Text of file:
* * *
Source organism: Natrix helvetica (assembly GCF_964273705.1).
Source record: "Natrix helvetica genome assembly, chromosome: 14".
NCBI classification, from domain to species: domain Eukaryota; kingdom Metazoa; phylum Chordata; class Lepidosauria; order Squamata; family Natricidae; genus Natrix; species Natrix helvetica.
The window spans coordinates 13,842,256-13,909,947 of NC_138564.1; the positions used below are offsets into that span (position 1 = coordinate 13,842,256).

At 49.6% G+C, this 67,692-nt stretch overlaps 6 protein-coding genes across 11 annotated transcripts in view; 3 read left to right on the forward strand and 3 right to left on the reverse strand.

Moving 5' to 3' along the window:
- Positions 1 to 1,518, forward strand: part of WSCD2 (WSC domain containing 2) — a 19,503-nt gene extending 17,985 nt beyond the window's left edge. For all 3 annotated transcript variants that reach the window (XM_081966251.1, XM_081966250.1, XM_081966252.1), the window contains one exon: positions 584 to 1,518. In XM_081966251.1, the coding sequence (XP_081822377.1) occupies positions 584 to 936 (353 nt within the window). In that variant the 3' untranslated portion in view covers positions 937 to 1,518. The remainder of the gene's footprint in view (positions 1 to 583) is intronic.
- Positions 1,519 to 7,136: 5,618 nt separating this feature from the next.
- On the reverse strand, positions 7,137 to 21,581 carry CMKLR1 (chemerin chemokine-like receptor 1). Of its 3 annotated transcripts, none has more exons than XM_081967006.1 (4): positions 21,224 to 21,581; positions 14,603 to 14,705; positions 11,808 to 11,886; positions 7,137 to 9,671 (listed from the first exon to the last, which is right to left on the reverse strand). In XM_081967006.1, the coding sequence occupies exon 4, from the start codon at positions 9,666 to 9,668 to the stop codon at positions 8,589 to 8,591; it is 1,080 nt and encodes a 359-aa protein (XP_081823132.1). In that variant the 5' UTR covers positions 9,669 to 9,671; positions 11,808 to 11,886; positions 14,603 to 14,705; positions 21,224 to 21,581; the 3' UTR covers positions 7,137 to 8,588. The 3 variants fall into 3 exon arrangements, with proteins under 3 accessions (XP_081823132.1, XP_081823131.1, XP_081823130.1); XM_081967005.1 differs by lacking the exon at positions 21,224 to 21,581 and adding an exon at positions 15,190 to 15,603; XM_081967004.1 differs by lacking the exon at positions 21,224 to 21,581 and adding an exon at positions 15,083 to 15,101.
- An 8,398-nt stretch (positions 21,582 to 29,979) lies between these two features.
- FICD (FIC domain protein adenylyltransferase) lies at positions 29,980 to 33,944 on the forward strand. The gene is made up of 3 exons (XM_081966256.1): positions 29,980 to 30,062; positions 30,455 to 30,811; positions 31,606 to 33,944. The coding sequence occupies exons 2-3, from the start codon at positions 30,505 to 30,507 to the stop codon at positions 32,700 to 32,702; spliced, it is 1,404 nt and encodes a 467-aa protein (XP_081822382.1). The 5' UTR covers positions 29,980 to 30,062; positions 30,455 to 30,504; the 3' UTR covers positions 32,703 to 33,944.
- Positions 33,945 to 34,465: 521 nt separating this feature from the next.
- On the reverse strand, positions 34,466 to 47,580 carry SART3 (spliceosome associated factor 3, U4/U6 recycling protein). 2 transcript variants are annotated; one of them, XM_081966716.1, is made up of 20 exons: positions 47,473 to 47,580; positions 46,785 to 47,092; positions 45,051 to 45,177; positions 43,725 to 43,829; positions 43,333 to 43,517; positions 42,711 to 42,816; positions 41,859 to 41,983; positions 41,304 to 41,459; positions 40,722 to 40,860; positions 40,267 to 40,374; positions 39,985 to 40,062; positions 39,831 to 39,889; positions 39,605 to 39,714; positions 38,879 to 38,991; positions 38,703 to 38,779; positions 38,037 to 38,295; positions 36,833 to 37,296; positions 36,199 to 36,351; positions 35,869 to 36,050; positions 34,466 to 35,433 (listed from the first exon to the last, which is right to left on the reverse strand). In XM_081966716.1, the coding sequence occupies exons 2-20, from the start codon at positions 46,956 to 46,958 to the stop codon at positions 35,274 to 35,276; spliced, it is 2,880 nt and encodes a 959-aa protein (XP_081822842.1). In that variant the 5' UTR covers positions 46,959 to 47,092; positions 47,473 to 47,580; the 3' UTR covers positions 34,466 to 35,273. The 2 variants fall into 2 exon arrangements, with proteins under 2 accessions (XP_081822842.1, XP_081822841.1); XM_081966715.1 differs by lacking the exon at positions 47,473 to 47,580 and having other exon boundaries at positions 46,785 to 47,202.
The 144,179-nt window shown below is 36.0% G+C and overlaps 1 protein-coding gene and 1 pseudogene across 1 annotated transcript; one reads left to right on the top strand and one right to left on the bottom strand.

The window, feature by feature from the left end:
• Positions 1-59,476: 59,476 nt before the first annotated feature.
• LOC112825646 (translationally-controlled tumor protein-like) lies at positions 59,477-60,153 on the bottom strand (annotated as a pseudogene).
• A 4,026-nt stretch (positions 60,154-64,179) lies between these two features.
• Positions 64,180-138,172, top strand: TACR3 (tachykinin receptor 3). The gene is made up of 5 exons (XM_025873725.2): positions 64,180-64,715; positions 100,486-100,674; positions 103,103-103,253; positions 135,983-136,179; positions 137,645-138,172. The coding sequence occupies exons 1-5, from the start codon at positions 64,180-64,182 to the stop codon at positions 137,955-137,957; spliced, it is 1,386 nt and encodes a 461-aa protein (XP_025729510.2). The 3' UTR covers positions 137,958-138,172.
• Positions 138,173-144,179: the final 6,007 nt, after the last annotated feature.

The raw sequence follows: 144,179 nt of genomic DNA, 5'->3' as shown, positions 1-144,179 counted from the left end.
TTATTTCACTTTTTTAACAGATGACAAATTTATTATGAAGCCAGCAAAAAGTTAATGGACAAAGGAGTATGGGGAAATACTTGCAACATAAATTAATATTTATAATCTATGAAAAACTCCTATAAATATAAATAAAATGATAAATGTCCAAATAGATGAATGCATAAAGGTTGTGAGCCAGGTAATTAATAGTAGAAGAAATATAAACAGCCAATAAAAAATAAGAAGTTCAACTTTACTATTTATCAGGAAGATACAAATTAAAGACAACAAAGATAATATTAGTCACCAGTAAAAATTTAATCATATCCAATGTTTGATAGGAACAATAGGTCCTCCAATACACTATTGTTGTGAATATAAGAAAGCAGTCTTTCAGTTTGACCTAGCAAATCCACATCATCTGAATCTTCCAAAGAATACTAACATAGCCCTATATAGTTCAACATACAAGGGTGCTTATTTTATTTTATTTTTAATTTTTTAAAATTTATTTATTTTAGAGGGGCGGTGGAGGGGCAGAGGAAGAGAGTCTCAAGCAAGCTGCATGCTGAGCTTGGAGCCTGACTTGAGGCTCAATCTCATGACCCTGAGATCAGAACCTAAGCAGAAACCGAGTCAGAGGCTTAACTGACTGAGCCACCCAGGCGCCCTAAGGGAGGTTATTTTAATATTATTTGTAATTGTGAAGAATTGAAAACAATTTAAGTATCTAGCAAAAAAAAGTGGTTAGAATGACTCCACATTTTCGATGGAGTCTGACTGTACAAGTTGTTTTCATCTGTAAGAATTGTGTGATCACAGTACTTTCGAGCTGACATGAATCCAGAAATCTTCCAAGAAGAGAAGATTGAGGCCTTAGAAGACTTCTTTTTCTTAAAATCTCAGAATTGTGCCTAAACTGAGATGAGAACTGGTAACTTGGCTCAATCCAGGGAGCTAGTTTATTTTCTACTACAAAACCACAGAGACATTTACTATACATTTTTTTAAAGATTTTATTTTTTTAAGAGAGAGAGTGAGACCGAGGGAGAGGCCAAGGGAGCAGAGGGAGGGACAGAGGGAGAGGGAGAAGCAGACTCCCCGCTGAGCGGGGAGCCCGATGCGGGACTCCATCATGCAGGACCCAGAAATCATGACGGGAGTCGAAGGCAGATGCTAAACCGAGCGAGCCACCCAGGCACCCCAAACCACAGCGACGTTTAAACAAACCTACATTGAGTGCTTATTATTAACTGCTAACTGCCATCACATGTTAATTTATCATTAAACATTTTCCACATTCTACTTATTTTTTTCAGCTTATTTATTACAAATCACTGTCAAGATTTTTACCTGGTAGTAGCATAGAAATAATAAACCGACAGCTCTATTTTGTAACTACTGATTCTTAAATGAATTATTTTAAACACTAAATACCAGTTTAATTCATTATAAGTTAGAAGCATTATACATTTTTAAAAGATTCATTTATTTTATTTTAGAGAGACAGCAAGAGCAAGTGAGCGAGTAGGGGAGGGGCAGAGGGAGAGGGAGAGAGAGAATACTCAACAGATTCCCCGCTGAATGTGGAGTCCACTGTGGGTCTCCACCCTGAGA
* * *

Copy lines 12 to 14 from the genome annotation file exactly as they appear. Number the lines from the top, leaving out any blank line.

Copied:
- Positions 33,945 to 34,465: 521 nt separating this feature from the next.
- On the reverse strand, positions 34,466 to 47,580 carry SART3 (spliceosome associated factor 3, U4/U6 recycling protein). 2 transcript variants are annotated; one of them, XM_081966716.1, is made up of 20 exons: positions 47,473 to 47,580; positions 46,785 to 47,092; positions 45,051 to 45,177; positions 43,725 to 43,829; positions 43,333 to 43,517; positions 42,711 to 42,816; positions 41,859 to 41,983; positions 41,304 to 41,459; positions 40,722 to 40,860; positions 40,267 to 40,374; positions 39,985 to 40,062; positions 39,831 to 39,889; positions 39,605 to 39,714; positions 38,879 to 38,991; positions 38,703 to 38,779; positions 38,037 to 38,295; positions 36,833 to 37,296; positions 36,199 to 36,351; positions 35,869 to 36,050; positions 34,466 to 35,433 (listed from the first exon to the last, which is right to left on the reverse strand). In XM_081966716.1, the coding sequence occupies exons 2-20, from the start codon at positions 46,956 to 46,958 to the stop codon at positions 35,274 to 35,276; spliced, it is 2,880 nt and encodes a 959-aa protein (XP_081822842.1). In that variant the 5' UTR covers positions 46,959 to 47,092; positions 47,473 to 47,580; the 3' UTR covers positions 34,466 to 35,273. The 2 variants fall into 2 exon arrangements, with proteins under 2 accessions (XP_081822842.1, XP_081822841.1); XM_081966715.1 differs by lacking the exon at positions 47,473 to 47,580 and having other exon boundaries at positions 46,785 to 47,202.
The 144,179-nt window shown below is 36.0% G+C and overlaps 1 protein-coding gene and 1 pseudogene across 1 annotated transcript; one reads left to right on the top strand and one right to left on the bottom strand.